24  Oct

Investor Stories: Saucey Sauce

By Roger Sachar, Guest Contributor

I will gladly admit to being a Smallknot addict. At first it was a fun game to “win” as the last investor in every campaign, but when I found out I was moving to New York, my interest in the company became more than passive.  I invested to get yoga lessons from Makara Studio, contributed to Ruffeo Hearts Little Snotty’s campaign and nabbed a gift bag, and have been anxious to redeem my lunch at Egg in Brooklyn. The reward I was most anxious to try was the Vietnamese Food Tour I’d earned by contributing to the Saucey Sauce Company, and as soon as she found out I’d arrived in the City, Mahira from Saucey Sauce was in touch to schedule it.

The food tour opened at the Hong Kong Supermarket in Chinatown, where Toan, Saucy Sauce’s CEO, President, Resident Sauce Guru and all around fantastic person, gave the gathered group a lesson in Vietnamese culinary culture and tradition.  I joined them just as they sat down for dinner at Cong Ly, a small Vietnamese restaurant at Hester and Chrystie. Since none of us could read the menu, we left ourselves in Toan’s hands, and she did not disappoint. We started with drinks, salty lemonade and a sweet basil concoction, which we all enjoyed (despite Toan’s likening the basil seeds to tiny tadpoles).

Then it was on to the main course, with the emphasis squarely on main. There was an absolutely delectable Pho, Banh Beo (steamed rice cakes), Banh Hoi (grilled pork), egg rolls, two different types of soup, a pork chop, shrimp in various forms (including tiny little shrimp that are ground up and sprinkled about), and spring rolls. Toan ordered so much that our poor waiter was forced to find a second table to hold some in reserve.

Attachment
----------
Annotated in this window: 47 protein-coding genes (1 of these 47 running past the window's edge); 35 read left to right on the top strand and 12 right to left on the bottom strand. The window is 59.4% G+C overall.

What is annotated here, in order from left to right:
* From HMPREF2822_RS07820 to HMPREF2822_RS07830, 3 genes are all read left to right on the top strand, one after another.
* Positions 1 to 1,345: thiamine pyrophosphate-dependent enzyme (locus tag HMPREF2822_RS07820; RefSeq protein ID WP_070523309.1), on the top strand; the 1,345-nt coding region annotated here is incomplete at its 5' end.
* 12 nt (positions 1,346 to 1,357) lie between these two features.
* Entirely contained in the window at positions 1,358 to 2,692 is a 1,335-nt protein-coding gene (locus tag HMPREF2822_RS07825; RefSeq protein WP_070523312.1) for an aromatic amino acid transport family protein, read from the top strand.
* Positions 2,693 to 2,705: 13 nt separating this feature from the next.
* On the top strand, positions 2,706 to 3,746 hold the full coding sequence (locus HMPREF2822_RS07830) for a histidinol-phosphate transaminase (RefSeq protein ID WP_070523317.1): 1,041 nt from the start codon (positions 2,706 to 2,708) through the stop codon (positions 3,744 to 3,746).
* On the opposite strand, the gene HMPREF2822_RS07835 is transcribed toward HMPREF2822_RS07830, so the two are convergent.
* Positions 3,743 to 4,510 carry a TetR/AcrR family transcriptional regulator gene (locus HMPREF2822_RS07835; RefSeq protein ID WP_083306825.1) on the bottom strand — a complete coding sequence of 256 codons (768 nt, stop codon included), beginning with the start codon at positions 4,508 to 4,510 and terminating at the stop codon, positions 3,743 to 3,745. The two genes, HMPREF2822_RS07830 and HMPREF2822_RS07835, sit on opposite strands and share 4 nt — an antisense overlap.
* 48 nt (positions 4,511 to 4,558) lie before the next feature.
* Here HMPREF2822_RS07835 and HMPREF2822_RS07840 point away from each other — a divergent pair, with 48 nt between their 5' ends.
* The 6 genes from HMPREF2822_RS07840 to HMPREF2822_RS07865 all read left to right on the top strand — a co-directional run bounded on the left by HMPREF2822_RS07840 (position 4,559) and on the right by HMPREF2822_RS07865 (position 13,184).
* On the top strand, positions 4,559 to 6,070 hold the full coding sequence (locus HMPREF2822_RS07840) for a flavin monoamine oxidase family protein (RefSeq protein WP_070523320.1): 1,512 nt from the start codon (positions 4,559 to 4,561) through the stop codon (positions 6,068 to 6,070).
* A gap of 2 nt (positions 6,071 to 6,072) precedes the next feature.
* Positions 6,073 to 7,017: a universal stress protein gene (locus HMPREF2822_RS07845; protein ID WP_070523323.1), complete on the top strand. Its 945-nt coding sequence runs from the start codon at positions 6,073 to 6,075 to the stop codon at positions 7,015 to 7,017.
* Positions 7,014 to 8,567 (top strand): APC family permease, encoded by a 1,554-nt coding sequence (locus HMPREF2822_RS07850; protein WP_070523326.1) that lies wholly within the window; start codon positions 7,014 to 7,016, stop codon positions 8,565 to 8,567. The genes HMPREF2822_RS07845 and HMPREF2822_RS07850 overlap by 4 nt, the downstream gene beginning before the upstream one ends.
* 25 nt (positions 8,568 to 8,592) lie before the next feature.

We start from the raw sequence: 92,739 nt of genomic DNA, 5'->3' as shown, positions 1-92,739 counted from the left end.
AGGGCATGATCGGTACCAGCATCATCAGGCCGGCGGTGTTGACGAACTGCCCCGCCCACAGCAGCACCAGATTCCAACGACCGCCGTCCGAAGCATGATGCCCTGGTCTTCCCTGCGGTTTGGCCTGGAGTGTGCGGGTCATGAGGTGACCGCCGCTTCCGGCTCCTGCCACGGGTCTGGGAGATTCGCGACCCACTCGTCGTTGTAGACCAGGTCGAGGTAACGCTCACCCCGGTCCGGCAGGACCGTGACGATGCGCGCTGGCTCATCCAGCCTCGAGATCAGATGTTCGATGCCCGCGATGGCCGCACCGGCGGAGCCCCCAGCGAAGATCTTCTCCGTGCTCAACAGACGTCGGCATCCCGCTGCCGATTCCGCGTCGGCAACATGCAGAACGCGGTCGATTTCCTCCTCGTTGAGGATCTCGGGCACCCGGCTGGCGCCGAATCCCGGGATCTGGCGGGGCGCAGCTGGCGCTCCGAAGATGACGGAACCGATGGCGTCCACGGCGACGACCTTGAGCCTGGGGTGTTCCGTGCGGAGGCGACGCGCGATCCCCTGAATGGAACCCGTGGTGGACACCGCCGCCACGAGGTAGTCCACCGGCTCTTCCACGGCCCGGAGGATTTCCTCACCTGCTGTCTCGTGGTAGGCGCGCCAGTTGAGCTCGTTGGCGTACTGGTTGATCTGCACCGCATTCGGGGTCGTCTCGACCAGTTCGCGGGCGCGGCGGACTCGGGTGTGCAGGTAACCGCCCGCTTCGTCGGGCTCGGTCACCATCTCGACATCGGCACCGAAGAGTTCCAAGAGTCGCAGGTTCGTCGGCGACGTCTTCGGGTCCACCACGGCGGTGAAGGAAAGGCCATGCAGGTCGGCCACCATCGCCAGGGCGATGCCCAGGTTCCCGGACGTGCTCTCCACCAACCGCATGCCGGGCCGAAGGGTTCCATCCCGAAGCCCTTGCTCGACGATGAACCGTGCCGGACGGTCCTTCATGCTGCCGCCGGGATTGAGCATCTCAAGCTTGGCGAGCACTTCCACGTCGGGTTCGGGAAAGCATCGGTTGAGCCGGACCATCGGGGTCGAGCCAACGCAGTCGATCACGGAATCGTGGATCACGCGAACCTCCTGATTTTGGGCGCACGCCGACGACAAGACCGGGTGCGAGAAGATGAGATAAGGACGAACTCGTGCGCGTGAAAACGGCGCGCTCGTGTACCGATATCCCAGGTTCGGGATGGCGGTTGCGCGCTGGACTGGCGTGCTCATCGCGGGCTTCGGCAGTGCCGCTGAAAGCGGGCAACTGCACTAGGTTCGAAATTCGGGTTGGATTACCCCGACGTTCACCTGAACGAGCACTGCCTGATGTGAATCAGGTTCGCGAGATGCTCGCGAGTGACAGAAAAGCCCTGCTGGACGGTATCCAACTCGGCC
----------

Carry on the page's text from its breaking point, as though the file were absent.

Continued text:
Once the food was all in front of us, we were let in on a little secret; the magic of the fish dipping sauce. As Toan explained, the key to Vietnamese food is to dip it; for example, taking a portion of the spring roll, wrap a little lettuce about it, and dunk it ever so gently into the dipping sauce. Each Vietnamese family has a special recipe which is passed down from mother to daughter, and Toan’s family’s recipe comes complete with a nice little spicy kick. You can try it by ordering a bottle of the spicy ginger sauce here, or better yet, help yourself to a basket of three sauces. If you’re feeling brave, you can try the extreme version of ginger sauce.

Of course, it wasn’t just Toan and I dining, and I had the pleasure of meeting some fantastic people (not to mention that I got a lead on an apartment and a blind date). To me, the evening demonstrated the reason I’m an addict.  Not only was there a great, one-of-a-kind experience I would have been unable to find elsewhere, but I had discovered a new restaurant, and met new friends and neighbors. Smallknot’s slogan is “Make Your Neighborhood Awesome,” and one of the best ways to make your neighborhood awesome is to go out and discover the fantastic people and places that are in it.  

In the interest of full disclosure, I went to law school with Jay Lee, one of Smallknot’s co-founders, so I’ve always kept a close eye on Smallknot.